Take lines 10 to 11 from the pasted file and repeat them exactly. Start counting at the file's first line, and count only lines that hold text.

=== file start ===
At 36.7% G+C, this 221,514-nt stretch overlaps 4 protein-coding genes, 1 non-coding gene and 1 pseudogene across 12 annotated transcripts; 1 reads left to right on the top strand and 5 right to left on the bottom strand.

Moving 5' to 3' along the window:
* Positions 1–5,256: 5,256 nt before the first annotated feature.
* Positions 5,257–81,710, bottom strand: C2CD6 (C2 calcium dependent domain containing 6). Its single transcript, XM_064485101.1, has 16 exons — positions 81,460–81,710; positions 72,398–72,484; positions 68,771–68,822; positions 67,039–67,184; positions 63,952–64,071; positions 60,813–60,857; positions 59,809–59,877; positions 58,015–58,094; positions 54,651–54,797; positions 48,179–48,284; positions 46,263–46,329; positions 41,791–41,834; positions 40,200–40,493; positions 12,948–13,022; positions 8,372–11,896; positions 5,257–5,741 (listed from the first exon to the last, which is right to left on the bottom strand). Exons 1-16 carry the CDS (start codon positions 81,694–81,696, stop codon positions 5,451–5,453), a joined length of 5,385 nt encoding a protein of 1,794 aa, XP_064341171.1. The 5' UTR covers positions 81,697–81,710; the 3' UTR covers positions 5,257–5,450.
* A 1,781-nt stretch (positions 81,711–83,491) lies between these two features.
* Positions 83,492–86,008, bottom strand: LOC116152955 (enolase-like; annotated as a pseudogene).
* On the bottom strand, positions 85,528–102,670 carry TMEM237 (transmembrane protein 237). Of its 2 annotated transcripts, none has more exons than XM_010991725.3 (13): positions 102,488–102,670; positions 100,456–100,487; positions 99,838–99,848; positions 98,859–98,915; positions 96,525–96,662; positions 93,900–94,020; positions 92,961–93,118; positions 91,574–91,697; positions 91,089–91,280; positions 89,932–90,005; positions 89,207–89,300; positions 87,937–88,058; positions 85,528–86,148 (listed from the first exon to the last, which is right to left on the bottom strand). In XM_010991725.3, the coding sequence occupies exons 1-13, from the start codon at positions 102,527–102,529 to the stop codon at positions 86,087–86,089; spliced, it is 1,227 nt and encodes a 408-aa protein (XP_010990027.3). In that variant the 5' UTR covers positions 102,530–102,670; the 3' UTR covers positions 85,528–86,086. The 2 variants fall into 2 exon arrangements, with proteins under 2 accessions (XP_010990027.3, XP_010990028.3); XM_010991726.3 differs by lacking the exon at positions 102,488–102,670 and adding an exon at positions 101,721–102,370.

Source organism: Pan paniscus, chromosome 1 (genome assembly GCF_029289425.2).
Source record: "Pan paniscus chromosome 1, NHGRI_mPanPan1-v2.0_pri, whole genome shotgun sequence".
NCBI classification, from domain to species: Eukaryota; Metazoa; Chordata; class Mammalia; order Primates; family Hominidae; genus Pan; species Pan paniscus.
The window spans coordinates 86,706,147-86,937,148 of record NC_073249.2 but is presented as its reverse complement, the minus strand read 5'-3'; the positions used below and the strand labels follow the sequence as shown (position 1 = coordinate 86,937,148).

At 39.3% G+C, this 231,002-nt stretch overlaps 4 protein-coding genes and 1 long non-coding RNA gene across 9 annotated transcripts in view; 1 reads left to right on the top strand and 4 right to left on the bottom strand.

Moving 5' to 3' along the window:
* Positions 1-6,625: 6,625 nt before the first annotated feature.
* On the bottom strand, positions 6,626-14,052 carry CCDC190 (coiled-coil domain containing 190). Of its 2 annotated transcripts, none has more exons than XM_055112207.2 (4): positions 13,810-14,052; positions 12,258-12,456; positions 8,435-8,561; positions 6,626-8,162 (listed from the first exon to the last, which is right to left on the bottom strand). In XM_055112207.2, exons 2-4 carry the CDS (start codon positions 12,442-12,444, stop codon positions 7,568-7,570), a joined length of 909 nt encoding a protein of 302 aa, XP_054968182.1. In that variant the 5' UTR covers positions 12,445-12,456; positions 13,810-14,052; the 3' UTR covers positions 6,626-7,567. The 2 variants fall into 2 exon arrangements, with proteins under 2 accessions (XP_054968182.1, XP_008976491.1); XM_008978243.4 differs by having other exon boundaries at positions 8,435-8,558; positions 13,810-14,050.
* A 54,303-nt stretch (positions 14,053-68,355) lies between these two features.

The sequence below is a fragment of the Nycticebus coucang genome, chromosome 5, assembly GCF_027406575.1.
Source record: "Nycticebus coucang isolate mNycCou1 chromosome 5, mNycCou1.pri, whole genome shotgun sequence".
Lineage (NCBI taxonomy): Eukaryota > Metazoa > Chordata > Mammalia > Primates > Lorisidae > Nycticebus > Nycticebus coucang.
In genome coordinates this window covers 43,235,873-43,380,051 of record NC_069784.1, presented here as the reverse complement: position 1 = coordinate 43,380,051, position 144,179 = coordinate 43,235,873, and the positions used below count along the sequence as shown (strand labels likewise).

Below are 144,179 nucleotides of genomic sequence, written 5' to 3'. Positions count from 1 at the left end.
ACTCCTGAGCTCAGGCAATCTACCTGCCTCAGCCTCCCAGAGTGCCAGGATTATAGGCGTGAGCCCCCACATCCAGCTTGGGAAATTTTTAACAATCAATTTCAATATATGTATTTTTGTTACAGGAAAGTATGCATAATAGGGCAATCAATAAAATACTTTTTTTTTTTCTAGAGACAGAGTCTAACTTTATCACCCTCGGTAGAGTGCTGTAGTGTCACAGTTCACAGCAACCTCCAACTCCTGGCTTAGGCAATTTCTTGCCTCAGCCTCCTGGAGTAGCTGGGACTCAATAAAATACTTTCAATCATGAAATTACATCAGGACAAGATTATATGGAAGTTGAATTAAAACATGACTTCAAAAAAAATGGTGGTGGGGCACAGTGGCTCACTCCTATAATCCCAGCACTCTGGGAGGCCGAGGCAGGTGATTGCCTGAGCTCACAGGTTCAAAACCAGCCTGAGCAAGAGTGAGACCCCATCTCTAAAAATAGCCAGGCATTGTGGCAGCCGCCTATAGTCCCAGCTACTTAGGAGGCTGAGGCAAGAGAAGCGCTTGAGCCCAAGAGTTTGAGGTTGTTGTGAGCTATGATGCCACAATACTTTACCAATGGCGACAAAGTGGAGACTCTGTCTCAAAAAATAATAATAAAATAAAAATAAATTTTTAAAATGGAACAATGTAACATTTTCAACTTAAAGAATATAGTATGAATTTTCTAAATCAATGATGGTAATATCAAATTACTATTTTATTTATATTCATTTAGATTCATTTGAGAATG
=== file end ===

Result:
NCBI classification, from domain to species: Eukaryota; Metazoa; Chordata; class Mammalia; order Primates; family Hominidae; genus Pan; species Pan paniscus.
The window spans coordinates 86,706,147-86,937,148 of record NC_073249.2 but is presented as its reverse complement, the minus strand read 5'-3'; the positions used below and the strand labels follow the sequence as shown (position 1 = coordinate 86,937,148).